Being both a GP and a Mum, I've chatted to many, many parents over the years, both professionally and socially. Definitely one of the most widespread issues in early months of a baby's life is colic. It's fair to say that the concept of colic is a tricky one. Although parents use the term a lot, medically it isn't really fully understood. It is thought to be possibly due to a combination of mild reflux, constipation and possibly a bit of cow's milk intolerance... but in all honesty the precise causes are not really known. What is known for sure is that is it a very common problem, affecting around 5-20% of all infants, and does not have any long-term effects on the baby's health.
Symptoms usually start as early as the first week of the baby's life and can go on for up to three to four months. Typically, Mum and Dad will describe their baby becoming very distressed especially in the late afternoon and early evening. Sometimes infants will draw up their knees and arch their back during the episode of crying, but not always. Between episodes the baby is usually happy. So long as there are no other concerning features such as poor weight gain or blood in the stools, you can be reassured that the symptoms of colic will settle as your baby gets a little older and bigger.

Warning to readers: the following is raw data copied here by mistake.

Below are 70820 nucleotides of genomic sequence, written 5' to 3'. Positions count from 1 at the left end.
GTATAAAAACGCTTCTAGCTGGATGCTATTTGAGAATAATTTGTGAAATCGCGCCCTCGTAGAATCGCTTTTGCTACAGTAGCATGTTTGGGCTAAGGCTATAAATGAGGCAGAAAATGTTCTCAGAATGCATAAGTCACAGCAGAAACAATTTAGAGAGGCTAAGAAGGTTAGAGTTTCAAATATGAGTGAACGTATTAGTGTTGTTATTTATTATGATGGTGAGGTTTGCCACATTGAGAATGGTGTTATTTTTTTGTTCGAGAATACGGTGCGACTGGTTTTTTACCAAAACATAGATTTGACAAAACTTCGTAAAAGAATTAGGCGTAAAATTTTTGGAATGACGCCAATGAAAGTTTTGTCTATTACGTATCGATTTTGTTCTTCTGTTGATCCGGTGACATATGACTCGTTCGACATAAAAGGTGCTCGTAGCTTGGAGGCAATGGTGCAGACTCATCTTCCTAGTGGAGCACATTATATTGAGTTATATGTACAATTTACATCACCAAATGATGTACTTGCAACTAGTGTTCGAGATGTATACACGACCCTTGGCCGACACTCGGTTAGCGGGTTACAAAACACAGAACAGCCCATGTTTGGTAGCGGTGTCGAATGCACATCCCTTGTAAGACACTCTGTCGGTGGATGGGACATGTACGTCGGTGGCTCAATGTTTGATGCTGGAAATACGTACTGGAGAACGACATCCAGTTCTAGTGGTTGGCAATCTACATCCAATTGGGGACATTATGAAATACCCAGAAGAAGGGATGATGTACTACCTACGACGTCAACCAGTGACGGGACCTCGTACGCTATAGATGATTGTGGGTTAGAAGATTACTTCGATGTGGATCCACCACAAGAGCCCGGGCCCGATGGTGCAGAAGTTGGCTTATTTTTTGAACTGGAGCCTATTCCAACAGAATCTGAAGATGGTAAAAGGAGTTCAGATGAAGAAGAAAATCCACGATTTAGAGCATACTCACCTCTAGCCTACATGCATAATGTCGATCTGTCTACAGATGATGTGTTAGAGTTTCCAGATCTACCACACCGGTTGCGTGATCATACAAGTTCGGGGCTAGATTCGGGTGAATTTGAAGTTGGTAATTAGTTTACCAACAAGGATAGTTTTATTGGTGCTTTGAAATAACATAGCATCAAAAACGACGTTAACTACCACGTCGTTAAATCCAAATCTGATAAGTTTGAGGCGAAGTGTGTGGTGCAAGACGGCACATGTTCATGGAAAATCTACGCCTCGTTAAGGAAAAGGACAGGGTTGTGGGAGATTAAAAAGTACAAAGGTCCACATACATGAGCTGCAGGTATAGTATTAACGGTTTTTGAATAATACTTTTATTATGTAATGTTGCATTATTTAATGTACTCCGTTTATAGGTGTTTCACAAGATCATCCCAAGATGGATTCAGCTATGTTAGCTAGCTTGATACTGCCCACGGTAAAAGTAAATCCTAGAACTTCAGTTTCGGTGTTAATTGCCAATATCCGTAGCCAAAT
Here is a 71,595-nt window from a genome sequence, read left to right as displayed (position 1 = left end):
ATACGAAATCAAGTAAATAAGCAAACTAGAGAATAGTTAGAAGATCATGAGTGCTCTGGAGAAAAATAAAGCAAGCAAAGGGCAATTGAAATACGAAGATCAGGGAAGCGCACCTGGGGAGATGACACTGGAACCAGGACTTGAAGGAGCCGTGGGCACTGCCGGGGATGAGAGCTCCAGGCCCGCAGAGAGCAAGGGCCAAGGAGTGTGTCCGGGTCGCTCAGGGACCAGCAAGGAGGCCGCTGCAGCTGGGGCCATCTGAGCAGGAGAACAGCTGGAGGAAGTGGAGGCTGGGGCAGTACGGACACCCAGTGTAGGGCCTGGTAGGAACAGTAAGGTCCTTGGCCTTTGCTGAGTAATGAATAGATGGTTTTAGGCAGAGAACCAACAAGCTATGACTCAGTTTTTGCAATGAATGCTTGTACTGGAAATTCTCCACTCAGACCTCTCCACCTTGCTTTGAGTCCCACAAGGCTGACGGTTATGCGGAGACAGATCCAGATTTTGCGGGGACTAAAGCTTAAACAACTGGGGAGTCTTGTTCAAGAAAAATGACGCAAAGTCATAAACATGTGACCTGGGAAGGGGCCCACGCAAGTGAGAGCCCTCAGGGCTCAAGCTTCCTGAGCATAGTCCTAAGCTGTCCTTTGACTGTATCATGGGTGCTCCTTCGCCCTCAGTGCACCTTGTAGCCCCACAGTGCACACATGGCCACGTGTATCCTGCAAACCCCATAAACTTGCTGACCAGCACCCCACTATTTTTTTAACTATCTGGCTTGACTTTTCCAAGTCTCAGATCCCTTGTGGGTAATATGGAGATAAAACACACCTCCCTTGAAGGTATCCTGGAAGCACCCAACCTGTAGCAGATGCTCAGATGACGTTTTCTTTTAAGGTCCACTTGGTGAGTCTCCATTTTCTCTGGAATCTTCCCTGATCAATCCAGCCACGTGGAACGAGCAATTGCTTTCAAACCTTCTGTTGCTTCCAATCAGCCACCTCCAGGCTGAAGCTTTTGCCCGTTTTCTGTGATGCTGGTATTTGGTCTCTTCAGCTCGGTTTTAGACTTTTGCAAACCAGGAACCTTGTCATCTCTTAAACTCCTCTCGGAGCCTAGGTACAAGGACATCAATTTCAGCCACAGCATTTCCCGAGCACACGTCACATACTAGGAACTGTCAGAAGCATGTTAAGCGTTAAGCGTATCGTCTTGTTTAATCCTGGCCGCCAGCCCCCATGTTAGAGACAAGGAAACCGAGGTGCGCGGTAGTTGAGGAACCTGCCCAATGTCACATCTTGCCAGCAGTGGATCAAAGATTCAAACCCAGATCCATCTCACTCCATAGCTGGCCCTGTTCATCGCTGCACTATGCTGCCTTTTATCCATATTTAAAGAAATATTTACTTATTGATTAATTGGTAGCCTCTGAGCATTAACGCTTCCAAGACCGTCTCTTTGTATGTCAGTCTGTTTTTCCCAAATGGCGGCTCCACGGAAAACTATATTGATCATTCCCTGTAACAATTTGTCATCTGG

That is not to say that coping with a newborn with colic isn't emotionally and physically exhausting. Getting as much support from friends and family can be a real lifeline. Simple offers of help such as letting someone take your little one for a walk whilst you catch up on some much-deserved sleep may be extremely helpful. Many people find that contact with other parents going through the same difficulties is useful. Local baby and toddler groups, SureStart centres or NCT events may be a good way to meet people in a similar situation.
If you and baby are really struggling, occasionally medication can be considered. Colic drops containing simeticone or lactase may sometimes give relief to baby, but should only be used until around three or four months of age.
If you are worried about your baby or struggling with symptoms of colic, please speak to either your GP or health visitor.
Dr Jessica Garner is a GP and health blogger. Visit her blog here.